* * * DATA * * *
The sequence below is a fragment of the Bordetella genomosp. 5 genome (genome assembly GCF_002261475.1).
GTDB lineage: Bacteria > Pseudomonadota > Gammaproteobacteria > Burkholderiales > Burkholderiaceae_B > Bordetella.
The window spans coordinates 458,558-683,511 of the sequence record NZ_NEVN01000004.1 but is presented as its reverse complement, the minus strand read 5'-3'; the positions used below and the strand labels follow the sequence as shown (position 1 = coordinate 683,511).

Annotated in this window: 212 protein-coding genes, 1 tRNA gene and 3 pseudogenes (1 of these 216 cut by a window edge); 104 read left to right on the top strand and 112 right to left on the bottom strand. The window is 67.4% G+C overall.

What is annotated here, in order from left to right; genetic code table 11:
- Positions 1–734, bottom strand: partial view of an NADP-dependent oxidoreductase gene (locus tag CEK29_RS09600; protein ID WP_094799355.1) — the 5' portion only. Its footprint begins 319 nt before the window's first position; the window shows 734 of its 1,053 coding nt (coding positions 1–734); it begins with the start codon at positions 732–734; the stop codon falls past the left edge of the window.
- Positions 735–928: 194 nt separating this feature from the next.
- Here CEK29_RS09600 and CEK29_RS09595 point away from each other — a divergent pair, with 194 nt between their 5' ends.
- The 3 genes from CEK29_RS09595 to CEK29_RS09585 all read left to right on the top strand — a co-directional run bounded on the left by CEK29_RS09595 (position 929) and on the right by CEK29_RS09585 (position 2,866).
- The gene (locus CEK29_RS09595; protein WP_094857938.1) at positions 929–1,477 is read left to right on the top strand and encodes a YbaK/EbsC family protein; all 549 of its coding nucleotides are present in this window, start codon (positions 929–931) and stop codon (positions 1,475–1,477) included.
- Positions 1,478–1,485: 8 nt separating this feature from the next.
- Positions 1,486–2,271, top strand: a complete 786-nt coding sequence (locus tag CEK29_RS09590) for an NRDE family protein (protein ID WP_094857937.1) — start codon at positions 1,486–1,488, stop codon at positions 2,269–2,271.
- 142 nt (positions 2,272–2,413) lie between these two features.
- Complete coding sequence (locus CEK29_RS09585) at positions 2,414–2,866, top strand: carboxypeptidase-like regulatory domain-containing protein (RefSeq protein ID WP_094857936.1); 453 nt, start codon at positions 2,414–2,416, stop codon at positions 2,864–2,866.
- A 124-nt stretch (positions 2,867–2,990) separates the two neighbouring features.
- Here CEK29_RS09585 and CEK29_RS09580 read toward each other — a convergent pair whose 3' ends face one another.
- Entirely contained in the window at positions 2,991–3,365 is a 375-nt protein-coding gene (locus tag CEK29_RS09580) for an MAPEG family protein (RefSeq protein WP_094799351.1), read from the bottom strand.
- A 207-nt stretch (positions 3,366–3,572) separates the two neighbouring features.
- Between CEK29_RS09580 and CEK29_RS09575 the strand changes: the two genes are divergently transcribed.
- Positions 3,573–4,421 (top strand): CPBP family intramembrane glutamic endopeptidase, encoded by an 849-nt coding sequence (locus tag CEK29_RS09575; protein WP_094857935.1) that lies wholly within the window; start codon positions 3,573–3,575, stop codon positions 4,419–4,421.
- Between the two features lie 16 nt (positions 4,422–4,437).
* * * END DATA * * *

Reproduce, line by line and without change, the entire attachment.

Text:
The sequence below is a fragment of the Bordetella genomosp. 5 genome (genome assembly GCF_002261475.1).
GTDB lineage: Bacteria > Pseudomonadota > Gammaproteobacteria > Burkholderiales > Burkholderiaceae_B > Bordetella.
The window spans coordinates 458,558-683,511 of the sequence record NZ_NEVN01000004.1 but is presented as its reverse complement, the minus strand read 5'-3'; the positions used below and the strand labels follow the sequence as shown (position 1 = coordinate 683,511).

Annotated in this window: 212 protein-coding genes, 1 tRNA gene and 3 pseudogenes (1 of these 216 cut by a window edge); 104 read left to right on the top strand and 112 right to left on the bottom strand. The window is 67.4% G+C overall.

What is annotated here, in order from left to right; genetic code table 11:
- Positions 1–734, bottom strand: partial view of an NADP-dependent oxidoreductase gene (locus tag CEK29_RS09600; protein ID WP_094799355.1) — the 5' portion only. Its footprint begins 319 nt before the window's first position; the window shows 734 of its 1,053 coding nt (coding positions 1–734); it begins with the start codon at positions 732–734; the stop codon falls past the left edge of the window.
- Positions 735–928: 194 nt separating this feature from the next.
- Here CEK29_RS09600 and CEK29_RS09595 point away from each other — a divergent pair, with 194 nt between their 5' ends.
- The 3 genes from CEK29_RS09595 to CEK29_RS09585 all read left to right on the top strand — a co-directional run bounded on the left by CEK29_RS09595 (position 929) and on the right by CEK29_RS09585 (position 2,866).
- The gene (locus CEK29_RS09595; protein WP_094857938.1) at positions 929–1,477 is read left to right on the top strand and encodes a YbaK/EbsC family protein; all 549 of its coding nucleotides are present in this window, start codon (positions 929–931) and stop codon (positions 1,475–1,477) included.
- Positions 1,478–1,485: 8 nt separating this feature from the next.
- Positions 1,486–2,271, top strand: a complete 786-nt coding sequence (locus tag CEK29_RS09590) for an NRDE family protein (protein ID WP_094857937.1) — start codon at positions 1,486–1,488, stop codon at positions 2,269–2,271.
- 142 nt (positions 2,272–2,413) lie between these two features.
- Complete coding sequence (locus CEK29_RS09585) at positions 2,414–2,866, top strand: carboxypeptidase-like regulatory domain-containing protein (RefSeq protein ID WP_094857936.1); 453 nt, start codon at positions 2,414–2,416, stop codon at positions 2,864–2,866.
- A 124-nt stretch (positions 2,867–2,990) separates the two neighbouring features.
- Here CEK29_RS09585 and CEK29_RS09580 read toward each other — a convergent pair whose 3' ends face one another.
- Entirely contained in the window at positions 2,991–3,365 is a 375-nt protein-coding gene (locus tag CEK29_RS09580) for an MAPEG family protein (RefSeq protein WP_094799351.1), read from the bottom strand.
- A 207-nt stretch (positions 3,366–3,572) separates the two neighbouring features.
- Between CEK29_RS09580 and CEK29_RS09575 the strand changes: the two genes are divergently transcribed.
- Positions 3,573–4,421 (top strand): CPBP family intramembrane glutamic endopeptidase, encoded by an 849-nt coding sequence (locus tag CEK29_RS09575; protein WP_094857935.1) that lies wholly within the window; start codon positions 3,573–3,575, stop codon positions 4,419–4,421.
- Between the two features lie 16 nt (positions 4,422–4,437).